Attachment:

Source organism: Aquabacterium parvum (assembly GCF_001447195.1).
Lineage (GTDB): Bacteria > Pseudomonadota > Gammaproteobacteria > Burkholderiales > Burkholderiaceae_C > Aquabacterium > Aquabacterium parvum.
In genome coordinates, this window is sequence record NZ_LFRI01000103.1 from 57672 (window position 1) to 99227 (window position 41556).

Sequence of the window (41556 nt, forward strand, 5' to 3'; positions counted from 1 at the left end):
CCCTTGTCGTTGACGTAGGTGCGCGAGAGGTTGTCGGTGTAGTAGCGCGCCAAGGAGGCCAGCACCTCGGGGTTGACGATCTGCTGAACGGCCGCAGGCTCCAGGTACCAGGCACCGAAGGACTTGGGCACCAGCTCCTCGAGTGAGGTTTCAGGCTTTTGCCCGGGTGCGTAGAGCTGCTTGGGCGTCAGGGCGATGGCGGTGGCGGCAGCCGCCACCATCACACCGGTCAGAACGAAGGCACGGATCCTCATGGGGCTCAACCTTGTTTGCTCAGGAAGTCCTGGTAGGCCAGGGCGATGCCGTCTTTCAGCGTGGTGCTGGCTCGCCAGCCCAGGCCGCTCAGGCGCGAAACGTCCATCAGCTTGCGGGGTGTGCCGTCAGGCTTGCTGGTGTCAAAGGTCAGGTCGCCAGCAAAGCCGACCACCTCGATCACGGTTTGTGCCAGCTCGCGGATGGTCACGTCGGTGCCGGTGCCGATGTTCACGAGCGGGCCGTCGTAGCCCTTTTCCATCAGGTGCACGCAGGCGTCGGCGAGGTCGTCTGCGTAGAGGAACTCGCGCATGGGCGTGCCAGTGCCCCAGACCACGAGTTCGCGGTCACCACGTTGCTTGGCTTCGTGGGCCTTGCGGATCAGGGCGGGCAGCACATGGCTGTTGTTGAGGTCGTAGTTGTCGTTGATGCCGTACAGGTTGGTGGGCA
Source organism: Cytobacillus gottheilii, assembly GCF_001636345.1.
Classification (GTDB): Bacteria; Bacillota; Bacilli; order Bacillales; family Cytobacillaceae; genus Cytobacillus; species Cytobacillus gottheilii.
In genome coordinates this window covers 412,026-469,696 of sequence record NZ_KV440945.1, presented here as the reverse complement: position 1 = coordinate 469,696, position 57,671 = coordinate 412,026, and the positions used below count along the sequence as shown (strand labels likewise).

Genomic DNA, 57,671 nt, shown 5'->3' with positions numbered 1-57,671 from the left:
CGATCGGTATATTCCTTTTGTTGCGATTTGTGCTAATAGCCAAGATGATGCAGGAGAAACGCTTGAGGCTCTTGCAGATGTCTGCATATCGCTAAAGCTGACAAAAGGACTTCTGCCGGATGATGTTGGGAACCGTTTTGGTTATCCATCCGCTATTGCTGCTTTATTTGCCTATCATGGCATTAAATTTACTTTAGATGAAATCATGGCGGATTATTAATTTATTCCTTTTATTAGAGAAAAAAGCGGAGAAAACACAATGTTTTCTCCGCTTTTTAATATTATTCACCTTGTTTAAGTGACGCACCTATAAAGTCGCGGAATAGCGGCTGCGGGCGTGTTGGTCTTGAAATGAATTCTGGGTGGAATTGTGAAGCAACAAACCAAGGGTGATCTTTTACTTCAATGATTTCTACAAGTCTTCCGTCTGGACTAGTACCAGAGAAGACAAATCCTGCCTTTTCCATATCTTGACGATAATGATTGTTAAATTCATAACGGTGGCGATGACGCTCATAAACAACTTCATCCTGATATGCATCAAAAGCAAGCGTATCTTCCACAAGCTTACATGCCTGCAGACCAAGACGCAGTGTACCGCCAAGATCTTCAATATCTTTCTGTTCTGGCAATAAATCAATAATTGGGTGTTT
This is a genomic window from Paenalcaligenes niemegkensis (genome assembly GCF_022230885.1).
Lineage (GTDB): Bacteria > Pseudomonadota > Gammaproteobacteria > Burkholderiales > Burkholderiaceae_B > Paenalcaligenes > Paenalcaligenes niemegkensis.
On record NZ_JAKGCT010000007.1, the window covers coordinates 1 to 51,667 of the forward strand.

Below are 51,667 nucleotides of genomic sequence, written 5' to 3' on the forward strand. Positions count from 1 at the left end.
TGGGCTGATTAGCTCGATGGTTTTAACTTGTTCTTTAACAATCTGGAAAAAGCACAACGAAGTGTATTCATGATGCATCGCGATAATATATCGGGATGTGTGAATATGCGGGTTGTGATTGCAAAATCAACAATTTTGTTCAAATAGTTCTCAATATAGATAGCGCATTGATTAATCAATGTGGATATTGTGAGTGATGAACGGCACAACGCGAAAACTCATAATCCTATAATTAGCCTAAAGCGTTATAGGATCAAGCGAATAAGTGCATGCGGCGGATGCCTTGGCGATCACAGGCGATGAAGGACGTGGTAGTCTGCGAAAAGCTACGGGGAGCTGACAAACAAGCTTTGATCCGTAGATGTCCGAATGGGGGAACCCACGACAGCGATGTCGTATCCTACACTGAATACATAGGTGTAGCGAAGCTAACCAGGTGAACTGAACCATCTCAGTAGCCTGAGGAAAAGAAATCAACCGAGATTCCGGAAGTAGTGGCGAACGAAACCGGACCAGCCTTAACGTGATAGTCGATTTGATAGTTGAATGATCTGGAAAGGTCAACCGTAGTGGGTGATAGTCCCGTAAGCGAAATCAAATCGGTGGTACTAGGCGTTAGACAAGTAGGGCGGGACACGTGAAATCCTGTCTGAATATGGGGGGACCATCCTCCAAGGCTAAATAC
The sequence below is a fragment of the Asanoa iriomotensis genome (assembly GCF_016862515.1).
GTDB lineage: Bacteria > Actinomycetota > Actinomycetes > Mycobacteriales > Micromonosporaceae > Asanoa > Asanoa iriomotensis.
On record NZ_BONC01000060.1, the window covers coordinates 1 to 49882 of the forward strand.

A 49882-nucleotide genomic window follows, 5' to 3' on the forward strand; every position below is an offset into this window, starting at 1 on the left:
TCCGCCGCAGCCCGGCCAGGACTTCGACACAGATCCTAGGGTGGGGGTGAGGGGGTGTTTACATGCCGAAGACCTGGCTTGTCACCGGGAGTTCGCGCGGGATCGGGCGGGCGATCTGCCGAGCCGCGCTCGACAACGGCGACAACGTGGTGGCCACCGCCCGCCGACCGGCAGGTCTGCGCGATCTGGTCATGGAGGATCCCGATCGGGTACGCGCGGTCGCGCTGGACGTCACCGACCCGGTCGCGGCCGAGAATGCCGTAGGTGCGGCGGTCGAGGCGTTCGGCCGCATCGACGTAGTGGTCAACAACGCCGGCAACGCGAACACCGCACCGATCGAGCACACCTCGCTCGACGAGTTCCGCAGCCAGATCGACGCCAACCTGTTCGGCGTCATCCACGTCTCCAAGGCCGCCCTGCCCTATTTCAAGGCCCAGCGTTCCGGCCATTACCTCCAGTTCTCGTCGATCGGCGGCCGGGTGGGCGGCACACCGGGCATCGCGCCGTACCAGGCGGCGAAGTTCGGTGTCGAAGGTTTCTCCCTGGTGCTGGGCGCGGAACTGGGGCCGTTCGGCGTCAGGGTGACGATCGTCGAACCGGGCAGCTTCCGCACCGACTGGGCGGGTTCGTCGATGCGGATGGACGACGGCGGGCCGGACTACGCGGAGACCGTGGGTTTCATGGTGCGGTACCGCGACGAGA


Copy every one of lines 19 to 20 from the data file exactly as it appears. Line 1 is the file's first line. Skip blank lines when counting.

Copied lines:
A 49882-nucleotide genomic window follows, 5' to 3' on the forward strand; every position below is an offset into this window, starting at 1 on the left:
TCCGCCGCAGCCCGGCCAGGACTTCGACACAGATCCTAGGGTGGGGGTGAGGGGGTGTTTACATGCCGAAGACCTGGCTTGTCACCGGGAGTTCGCGCGGGATCGGGCGGGCGATCTGCCGAGCCGCGCTCGACAACGGCGACAACGTGGTGGCCACCGCCCGCCGACCGGCAGGTCTGCGCGATCTGGTCATGGAGGATCCCGATCGGGTACGCGCGGTCGCGCTGGACGTCACCGACCCGGTCGCGGCCGAGAATGCCGTAGGTGCGGCGGTCGAGGCGTTCGGCCGCATCGACGTAGTGGTCAACAACGCCGGCAACGCGAACACCGCACCGATCGAGCACACCTCGCTCGACGAGTTCCGCAGCCAGATCGACGCCAACCTGTTCGGCGTCATCCACGTCTCCAAGGCCGCCCTGCCCTATTTCAAGGCCCAGCGTTCCGGCCATTACCTCCAGTTCTCGTCGATCGGCGGCCGGGTGGGCGGCACACCGGGCATCGCGCCGTACCAGGCGGCGAAGTTCGGTGTCGAAGGTTTCTCCCTGGTGCTGGGCGCGGAACTGGGGCCGTTCGGCGTCAGGGTGACGATCGTCGAACCGGGCAGCTTCCGCACCGACTGGGCGGGTTCGTCGATGCGGATGGACGACGGCGGGCCGGACTACGCGGAGACCGTGGGTTTCATGGTGCGGTACCGCGACGAGA